Additionally, moves from operators to report market-based Scope 2 data is, in some cases, showing a demonstratable reduction in indirect emissions. Market-based emissions factors provide a truer picture of emissions from purchased power by incorporating the real mix of generating methods from a supplier, including renewable energy. Location-based emissions factors provide an average for a country/region and are likely to miss out the granularity of the energy mix supplied to a mine. One example is K92’s Kainantu mine in Papua New Guinea, where the company reports both location and market-based Scope 2 emissions, which differ significantly. In 2022, market-based emissions were 3,546 tCO2e versus 13,327 tCO2e for location-based reporting, a difference of close to 75%. Dundee Precious Metals also reported market-based Scope 2 since 2022. Both of the company’s Bulgarian mining operations show markedly lower Scope 2 when reporting market versus location-based emissions. For Chelopech market-based emissions are 41,287 tCO2e, whereas the location-based number is 49,892 tCO2e, a difference of 17% in 2023. Similarly for Ada Tepe a difference of close to 50% is demonstrated by reporting market-based (9,288 tCO2e) over location-based (17,555 tCO2e) emissions. 

The average emissions per MWh of electricity purchased by the copper industry have been falling steadily since our dataset began – an aggregate -8.1% CAGR to 2023. This trend is expected to continue through to 2025 where it begins to level out, as yet-to-come-into-operation power purchase agreements start operating. Electricity consumption has grown steadily year on year from 2018 to 2023, up by 17,000GWh over the period. The electricity consumed per tonne of ore processed has also increased over the same period (up 1.6 kWh/t), though the trend is clearly impacted by Covid-19 shutdowns during 2020 and 2021.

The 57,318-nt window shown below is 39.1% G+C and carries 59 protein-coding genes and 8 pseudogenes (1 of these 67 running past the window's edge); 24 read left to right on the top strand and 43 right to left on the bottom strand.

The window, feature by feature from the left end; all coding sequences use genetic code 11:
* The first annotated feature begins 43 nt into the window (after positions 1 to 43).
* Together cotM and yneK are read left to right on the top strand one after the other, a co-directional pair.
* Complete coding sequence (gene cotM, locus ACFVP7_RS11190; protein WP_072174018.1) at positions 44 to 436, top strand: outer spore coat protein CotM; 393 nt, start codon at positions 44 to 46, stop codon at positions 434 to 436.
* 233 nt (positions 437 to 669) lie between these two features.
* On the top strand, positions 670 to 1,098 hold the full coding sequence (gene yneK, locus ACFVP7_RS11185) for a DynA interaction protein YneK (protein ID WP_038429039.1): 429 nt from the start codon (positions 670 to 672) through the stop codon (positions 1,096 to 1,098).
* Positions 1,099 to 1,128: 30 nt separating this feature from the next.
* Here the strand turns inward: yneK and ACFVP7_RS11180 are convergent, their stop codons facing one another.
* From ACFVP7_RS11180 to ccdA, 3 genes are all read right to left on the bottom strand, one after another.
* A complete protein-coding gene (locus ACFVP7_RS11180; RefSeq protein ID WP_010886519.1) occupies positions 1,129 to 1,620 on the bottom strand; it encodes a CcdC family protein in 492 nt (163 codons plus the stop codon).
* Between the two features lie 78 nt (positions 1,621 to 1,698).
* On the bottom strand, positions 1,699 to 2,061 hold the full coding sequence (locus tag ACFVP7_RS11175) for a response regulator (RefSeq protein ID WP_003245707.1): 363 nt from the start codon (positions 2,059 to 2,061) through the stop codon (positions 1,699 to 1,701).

Compared with Scope 2, direct Scope 1 emissions have been somewhat more inelastic to the demands of decarbonisation. Two reasons why are the time scales involved, and the financial viability of solutions. Conversions of mining fleet away from diesel to technologies such as trolley-assist take many years to implement after determining feasibility and require substantial capital investment. In addition, equipment will be replaced as mining fleet nears its replacement age. As a result, such solutions are only really viable for assets with a sufficient life of mine to recoup the investment costs. In addition, the technological innovation required to replace large diesel mobile equipment with battery electric or hydrogen fuel cell power trains is still in the pre-commercialisation phase, with these items unlikely to be widely commercially available for a few years yet. For many mines approaching depletion and closure, Scope 1 mitigation strategies may not be viable or beneficial.  

In conclusion, E0 emissions for copper are being reduced solely by decreases in Scope 2. No discernible change in Scope 1 emissions is yet evident from the data, and this picture looks to continue to at least 2030. The continuing decrease in Scope 2 is indicative of the world’s electricity generating capacity becoming cleaner, switching out high intensity fossil fuel sources for renewable energy, and the securing of some of that renewable power by the mining industry. The unfortunate impact of the latter is that those renewable power MWh units are no longer available to other consumers, raising the average carbon intensity outside of the mining sector at the same time.


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Skarn Associates is the market leader in quantifying and benchmarking asset-level greenhouse gas emissions, energy intensity, and water use across the mining sector.